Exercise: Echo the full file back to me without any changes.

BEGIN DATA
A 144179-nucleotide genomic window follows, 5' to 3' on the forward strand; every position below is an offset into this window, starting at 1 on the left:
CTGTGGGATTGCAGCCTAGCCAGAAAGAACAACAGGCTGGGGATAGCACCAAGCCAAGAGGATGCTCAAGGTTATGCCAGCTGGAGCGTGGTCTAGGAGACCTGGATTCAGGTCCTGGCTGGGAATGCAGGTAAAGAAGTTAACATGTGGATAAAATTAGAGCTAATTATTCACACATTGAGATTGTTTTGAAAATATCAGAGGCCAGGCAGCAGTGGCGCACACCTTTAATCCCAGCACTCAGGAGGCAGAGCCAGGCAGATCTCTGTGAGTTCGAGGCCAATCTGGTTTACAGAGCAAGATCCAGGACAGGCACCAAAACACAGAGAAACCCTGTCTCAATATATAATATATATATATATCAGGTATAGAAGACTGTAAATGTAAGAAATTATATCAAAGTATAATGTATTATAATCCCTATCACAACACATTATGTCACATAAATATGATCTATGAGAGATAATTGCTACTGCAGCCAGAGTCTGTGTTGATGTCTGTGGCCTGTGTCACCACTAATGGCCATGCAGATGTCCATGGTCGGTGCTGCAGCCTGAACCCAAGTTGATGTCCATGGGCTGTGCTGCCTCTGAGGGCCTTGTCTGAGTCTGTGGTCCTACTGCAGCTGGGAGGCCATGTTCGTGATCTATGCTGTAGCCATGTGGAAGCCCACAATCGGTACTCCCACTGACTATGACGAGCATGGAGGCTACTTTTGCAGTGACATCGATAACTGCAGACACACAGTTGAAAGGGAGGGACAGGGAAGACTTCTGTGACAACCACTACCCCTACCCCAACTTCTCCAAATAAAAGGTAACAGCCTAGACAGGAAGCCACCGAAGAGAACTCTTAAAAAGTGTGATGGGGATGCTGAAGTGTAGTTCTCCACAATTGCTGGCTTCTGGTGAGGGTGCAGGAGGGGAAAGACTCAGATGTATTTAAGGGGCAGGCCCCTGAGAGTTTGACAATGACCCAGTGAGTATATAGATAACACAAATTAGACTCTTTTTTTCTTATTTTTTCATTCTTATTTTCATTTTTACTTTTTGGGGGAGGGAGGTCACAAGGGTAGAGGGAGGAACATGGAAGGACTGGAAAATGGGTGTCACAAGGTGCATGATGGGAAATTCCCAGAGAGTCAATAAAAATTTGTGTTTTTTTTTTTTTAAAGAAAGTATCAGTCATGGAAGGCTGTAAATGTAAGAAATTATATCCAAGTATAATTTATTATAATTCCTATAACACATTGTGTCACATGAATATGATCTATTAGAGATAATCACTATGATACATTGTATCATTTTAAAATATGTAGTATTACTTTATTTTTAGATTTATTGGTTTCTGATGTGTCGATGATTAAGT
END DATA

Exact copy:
A 144179-nucleotide genomic window follows, 5' to 3' on the forward strand; every position below is an offset into this window, starting at 1 on the left:
CTGTGGGATTGCAGCCTAGCCAGAAAGAACAACAGGCTGGGGATAGCACCAAGCCAAGAGGATGCTCAAGGTTATGCCAGCTGGAGCGTGGTCTAGGAGACCTGGATTCAGGTCCTGGCTGGGAATGCAGGTAAAGAAGTTAACATGTGGATAAAATTAGAGCTAATTATTCACACATTGAGATTGTTTTGAAAATATCAGAGGCCAGGCAGCAGTGGCGCACACCTTTAATCCCAGCACTCAGGAGGCAGAGCCAGGCAGATCTCTGTGAGTTCGAGGCCAATCTGGTTTACAGAGCAAGATCCAGGACAGGCACCAAAACACAGAGAAACCCTGTCTCAATATATAATATATATATATATCAGGTATAGAAGACTGTAAATGTAAGAAATTATATCAAAGTATAATGTATTATAATCCCTATCACAACACATTATGTCACATAAATATGATCTATGAGAGATAATTGCTACTGCAGCCAGAGTCTGTGTTGATGTCTGTGGCCTGTGTCACCACTAATGGCCATGCAGATGTCCATGGTCGGTGCTGCAGCCTGAACCCAAGTTGATGTCCATGGGCTGTGCTGCCTCTGAGGGCCTTGTCTGAGTCTGTGGTCCTACTGCAGCTGGGAGGCCATGTTCGTGATCTATGCTGTAGCCATGTGGAAGCCCACAATCGGTACTCCCACTGACTATGACGAGCATGGAGGCTACTTTTGCAGTGACATCGATAACTGCAGACACACAGTTGAAAGGGAGGGACAGGGAAGACTTCTGTGACAACCACTACCCCTACCCCAACTTCTCCAAATAAAAGGTAACAGCCTAGACAGGAAGCCACCGAAGAGAACTCTTAAAAAGTGTGATGGGGATGCTGAAGTGTAGTTCTCCACAATTGCTGGCTTCTGGTGAGGGTGCAGGAGGGGAAAGACTCAGATGTATTTAAGGGGCAGGCCCCTGAGAGTTTGACAATGACCCAGTGAGTATATAGATAACACAAATTAGACTCTTTTTTTCTTATTTTTTCATTCTTATTTTCATTTTTACTTTTTGGGGGAGGGAGGTCACAAGGGTAGAGGGAGGAACATGGAAGGACTGGAAAATGGGTGTCACAAGGTGCATGATGGGAAATTCCCAGAGAGTCAATAAAAATTTGTGTTTTTTTTTTTTTAAAGAAAGTATCAGTCATGGAAGGCTGTAAATGTAAGAAATTATATCCAAGTATAATTTATTATAATTCCTATAACACATTGTGTCACATGAATATGATCTATTAGAGATAATCACTATGATACATTGTATCATTTTAAAATATGTAGTATTACTTTATTTTTAGATTTATTGGTTTCTGATGTGTCGATGATTAAGT